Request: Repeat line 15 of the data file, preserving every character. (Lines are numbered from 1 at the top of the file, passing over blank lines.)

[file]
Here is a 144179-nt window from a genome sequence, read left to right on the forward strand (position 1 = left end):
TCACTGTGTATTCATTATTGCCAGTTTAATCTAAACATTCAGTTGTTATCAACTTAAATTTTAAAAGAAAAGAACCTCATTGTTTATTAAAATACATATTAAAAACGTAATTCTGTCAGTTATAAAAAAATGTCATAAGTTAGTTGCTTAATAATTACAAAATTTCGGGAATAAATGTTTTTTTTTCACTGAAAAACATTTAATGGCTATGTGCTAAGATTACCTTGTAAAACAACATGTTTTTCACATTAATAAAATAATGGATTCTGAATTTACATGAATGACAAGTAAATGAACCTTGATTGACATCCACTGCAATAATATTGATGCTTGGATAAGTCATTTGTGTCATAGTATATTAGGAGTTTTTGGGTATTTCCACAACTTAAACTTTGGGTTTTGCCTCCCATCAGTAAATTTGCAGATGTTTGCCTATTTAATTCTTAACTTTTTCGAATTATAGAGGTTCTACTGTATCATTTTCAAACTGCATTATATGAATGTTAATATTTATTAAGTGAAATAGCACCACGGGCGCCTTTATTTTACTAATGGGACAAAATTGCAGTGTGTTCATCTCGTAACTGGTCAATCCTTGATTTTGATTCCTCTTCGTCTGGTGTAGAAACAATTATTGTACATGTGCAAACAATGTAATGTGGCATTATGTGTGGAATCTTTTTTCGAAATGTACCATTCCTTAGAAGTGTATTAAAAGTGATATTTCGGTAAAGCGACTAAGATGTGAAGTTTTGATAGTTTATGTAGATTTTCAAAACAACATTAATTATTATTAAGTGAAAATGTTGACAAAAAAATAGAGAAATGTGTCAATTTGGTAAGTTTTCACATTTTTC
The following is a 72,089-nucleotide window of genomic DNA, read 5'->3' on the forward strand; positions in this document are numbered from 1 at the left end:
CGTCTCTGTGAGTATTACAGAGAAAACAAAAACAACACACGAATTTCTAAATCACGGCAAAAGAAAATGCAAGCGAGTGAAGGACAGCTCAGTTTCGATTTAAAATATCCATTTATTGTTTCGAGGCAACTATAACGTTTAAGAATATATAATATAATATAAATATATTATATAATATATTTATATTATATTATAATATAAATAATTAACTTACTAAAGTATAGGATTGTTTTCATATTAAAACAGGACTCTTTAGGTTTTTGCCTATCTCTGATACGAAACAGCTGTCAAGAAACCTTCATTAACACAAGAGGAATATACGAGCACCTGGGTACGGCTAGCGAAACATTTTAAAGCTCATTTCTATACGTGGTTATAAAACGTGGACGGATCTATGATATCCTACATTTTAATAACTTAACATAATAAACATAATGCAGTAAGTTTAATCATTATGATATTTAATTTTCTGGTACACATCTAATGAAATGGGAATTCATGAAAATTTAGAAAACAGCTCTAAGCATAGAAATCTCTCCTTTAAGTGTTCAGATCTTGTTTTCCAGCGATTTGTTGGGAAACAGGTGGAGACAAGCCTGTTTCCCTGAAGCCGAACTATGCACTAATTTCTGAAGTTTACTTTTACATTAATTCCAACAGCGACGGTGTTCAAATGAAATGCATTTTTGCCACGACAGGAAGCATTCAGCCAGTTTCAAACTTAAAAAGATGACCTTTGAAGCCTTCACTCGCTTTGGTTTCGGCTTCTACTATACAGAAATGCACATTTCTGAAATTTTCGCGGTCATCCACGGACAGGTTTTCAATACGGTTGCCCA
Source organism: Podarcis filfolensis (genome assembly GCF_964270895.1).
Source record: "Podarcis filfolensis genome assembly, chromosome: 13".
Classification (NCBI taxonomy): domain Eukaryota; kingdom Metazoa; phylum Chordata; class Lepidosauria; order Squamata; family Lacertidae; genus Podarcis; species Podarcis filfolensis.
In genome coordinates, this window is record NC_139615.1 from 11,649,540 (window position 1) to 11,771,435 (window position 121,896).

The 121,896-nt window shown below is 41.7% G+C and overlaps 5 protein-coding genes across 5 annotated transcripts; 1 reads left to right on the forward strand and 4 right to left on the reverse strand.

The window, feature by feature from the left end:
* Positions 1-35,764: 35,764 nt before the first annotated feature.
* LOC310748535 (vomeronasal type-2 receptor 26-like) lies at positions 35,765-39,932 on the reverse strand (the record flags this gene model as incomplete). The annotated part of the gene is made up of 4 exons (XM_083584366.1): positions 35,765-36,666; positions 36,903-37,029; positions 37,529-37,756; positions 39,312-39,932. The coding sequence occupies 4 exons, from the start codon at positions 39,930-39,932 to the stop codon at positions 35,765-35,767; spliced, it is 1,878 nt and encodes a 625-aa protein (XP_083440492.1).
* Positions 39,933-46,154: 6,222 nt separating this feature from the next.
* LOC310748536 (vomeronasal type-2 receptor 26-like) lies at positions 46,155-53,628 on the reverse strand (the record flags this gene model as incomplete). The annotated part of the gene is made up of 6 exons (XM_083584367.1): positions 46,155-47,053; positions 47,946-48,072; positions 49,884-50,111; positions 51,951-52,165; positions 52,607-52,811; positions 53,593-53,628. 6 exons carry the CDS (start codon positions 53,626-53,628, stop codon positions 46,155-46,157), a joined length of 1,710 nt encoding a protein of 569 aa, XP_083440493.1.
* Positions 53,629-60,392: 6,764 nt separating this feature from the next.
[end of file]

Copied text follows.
* Positions 53,629-60,392: 6,764 nt separating this feature from the next.